Anonymous guests or those claimed to have spoken to them were quoted as believing that Bernanke
…does not expect the federal funds rate, the Fed’s main benchmark interest rate, to rise back to its long-term average of around 4 percent in Bernanke’s lifetime
…the Fed aims to hit its 2 percent inflation target at all times, and that it is not necessarily a ceiling.
In sum, the word is now out that Bernanke believes the Fed will continue to reflect his views that rates stay low until US economic data confirms that the current excess capacity in the economy is about to disappear and the recovery is strong enough to continue even with rising interest rates. Eurodollar futures traders don’t expect to see even 4% on the 10 year T-note until 2022
How Far Can We Trust This Growing Consensus?
Call me cynical, but before you start placing big bets on the above, consider:
- –If you had just paid anywhere from $25,000 or more (assuming a maximum of 10 guests in order to facilitate a chance to have a meaningful exchange with Bernanke), I’d be awfully reluctant to share insights with anyone other than those who are both close and can be trusted to keep their silence. Yet Reuters seems to have been able to find multiple sources willing to speak. Could it be, just maybe, that the low interest trades from the smart money are already in?
- –Not to accuse the former Fed Chairman or his fellow governors of anything but the purest motives, but if he wants to keep collecting anything close to those tempting $250k fees, he’ll need to come up with some new insights to keep the high rollers coming back for more. Could it be that a few months of strong data could have us hearing once again about the possibility sooner rate hikes?
Not only would just a few hints that Bernanke (or from one of the FOMC’s voting governors) suddenly sees greater than expected improvement and/or inflation risks keep those $250k speaking fees rolling in, they’d fit with the Fed’s perceived (if not official) role in maintaining stable markets.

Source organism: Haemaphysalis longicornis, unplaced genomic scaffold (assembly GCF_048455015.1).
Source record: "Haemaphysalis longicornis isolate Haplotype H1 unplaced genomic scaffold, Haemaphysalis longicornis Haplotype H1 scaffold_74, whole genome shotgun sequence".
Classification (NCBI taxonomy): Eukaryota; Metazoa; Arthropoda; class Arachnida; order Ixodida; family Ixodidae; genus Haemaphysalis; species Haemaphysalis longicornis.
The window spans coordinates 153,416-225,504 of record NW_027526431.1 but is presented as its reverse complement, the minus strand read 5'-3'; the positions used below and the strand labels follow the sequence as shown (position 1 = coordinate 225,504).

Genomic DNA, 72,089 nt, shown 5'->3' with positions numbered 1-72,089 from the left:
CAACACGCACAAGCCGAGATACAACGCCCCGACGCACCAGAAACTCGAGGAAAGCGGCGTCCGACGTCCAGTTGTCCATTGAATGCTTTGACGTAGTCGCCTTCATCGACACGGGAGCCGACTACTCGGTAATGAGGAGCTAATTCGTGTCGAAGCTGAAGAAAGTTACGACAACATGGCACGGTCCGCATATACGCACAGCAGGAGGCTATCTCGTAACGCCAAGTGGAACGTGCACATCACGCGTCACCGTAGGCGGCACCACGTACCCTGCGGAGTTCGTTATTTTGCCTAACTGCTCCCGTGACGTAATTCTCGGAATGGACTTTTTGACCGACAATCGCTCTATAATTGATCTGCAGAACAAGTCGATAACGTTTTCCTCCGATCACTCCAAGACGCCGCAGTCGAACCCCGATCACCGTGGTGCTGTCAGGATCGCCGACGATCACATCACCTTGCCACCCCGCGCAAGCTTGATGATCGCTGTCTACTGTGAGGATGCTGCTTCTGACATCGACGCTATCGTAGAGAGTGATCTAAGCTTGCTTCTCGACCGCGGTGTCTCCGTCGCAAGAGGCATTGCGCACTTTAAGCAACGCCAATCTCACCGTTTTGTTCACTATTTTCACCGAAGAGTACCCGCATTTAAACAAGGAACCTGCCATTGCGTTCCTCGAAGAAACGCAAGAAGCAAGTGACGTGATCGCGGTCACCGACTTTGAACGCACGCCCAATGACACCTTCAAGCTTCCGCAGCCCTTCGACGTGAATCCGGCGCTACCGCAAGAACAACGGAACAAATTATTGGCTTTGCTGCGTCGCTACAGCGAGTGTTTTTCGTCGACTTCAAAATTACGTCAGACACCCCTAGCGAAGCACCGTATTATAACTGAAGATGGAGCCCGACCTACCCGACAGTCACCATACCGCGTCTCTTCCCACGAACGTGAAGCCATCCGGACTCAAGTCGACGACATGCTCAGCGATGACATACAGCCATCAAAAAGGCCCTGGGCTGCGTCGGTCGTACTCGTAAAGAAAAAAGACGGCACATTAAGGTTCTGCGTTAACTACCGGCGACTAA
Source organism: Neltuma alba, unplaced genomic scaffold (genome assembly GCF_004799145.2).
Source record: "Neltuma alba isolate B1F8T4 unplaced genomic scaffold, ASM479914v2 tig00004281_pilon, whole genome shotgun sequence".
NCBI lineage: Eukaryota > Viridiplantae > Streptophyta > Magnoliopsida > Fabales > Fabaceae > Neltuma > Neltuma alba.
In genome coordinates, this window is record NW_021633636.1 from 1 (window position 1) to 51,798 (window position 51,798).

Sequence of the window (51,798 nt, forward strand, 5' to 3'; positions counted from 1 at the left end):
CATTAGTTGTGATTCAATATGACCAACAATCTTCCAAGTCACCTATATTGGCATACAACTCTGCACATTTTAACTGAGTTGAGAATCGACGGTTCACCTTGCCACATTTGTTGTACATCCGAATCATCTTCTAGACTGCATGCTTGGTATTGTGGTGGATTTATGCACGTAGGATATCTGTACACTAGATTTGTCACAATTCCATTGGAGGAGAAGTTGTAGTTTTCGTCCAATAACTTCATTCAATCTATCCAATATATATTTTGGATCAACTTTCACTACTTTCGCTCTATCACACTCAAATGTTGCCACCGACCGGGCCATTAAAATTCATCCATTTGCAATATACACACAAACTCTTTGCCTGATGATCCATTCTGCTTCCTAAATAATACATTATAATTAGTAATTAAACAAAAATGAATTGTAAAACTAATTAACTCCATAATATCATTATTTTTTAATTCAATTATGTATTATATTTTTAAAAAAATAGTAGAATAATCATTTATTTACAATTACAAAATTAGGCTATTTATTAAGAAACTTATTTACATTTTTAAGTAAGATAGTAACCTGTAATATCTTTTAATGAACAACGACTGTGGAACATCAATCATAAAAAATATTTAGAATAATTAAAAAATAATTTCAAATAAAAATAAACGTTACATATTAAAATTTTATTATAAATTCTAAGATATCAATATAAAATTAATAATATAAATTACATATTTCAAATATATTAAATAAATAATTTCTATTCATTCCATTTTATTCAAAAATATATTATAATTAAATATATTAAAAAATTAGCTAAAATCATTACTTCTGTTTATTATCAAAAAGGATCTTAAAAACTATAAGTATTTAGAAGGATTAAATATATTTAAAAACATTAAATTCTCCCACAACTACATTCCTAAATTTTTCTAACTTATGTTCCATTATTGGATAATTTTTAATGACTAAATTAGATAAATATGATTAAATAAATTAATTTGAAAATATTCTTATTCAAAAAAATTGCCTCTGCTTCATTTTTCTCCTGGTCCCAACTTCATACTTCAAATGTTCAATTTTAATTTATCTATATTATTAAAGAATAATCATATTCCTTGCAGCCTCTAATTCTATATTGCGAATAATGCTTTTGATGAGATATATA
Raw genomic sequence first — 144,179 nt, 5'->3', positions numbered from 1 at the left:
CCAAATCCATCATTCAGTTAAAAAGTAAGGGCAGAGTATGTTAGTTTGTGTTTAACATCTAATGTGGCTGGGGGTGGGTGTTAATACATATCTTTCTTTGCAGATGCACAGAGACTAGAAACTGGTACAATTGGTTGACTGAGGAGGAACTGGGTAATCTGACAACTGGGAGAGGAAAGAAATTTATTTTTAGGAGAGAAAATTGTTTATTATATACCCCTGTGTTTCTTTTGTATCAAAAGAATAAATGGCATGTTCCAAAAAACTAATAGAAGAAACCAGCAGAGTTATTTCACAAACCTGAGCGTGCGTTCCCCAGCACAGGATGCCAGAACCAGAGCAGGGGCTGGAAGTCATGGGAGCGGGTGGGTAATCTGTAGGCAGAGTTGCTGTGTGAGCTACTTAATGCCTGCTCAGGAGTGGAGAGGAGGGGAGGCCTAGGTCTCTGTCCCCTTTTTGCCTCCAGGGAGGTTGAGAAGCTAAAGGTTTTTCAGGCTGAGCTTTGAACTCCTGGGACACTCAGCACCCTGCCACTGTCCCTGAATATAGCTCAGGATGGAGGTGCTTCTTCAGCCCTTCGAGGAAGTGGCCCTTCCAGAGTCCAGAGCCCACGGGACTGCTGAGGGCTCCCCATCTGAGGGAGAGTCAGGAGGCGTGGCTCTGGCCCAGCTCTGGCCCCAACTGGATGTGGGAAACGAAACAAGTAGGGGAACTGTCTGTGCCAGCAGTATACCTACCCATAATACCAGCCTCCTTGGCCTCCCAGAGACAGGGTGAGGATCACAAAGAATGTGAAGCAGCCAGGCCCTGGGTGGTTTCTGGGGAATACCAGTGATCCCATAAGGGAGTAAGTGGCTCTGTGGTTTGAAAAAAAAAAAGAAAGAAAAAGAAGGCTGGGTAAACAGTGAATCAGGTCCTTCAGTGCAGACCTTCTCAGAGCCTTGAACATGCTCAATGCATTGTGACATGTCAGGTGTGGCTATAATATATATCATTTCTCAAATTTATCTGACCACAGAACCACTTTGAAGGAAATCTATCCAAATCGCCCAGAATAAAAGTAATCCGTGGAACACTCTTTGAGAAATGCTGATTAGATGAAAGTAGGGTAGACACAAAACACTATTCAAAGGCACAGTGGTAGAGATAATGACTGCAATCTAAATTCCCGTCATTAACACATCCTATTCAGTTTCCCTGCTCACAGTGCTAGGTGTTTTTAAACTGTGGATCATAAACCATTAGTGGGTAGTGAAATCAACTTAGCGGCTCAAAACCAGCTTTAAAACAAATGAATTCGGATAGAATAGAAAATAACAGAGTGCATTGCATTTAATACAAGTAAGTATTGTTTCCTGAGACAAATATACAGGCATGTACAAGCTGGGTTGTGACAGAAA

After all, a market complacently overloaded on interest rate sensitive stocks, EU periphery debt, emerging market stocks and bonds, and other low interest rate bets will only make reinforce that liquidity trap and complicate the transition to normal policy. Any hint of coming rate hikes would bring a bigger selloff with bigger “taper tantrums” than those of the past. “Adjusting” rate expectations away from extremely low rates for an extremely long time risk the very recovery that the Fed seeks to promote. It would also risk another sudden outflow of cash from higher yielding emerging markets as we saw in early 2014, with similar risks to the global economy that could ultimately hurt the US too.
So unless US growth and inflation weaken over the rest of 2014 (in which case rate hike speculation goes into hibernation anyway) we wouldn’t be surprised if Bernanke and Fed officials attempt to reduce verbally reduce complacency on the low rates for a longer time theme.
As we note below, another reason behind the current drop is a simple short squeeze on bonds, after too many positions were placed based on the certainty of rising rates within the coming year. As the new low rates for a long time consensus takes hold, beware of the same danger, as crowds are usually wrong.
That said, over the coming years the odds remain in favor of continued low rates for years to come, for example:
- Risk of crisis in the EU, which remains fundamentally broken. Few disagree that to survive as a currency union it needs to become more of a political union, yet it can’t even come up with a decent banking union pact. Meanwhile, EU parliamentary elections are expected to increase the power of those opposing further integration.
- Risks of economic crises in China or Japan are very real
- The ballooning of total outstanding US debt provides a huge incentive for the US to keep rates low so that debt service payments remain manageable. Governments of most other major economies face the situation. Even if the US could handle higher rates, there’s a real risk that rising US rates would still undermine enough of the world’s economies to cause a global slowdown that hits the US too.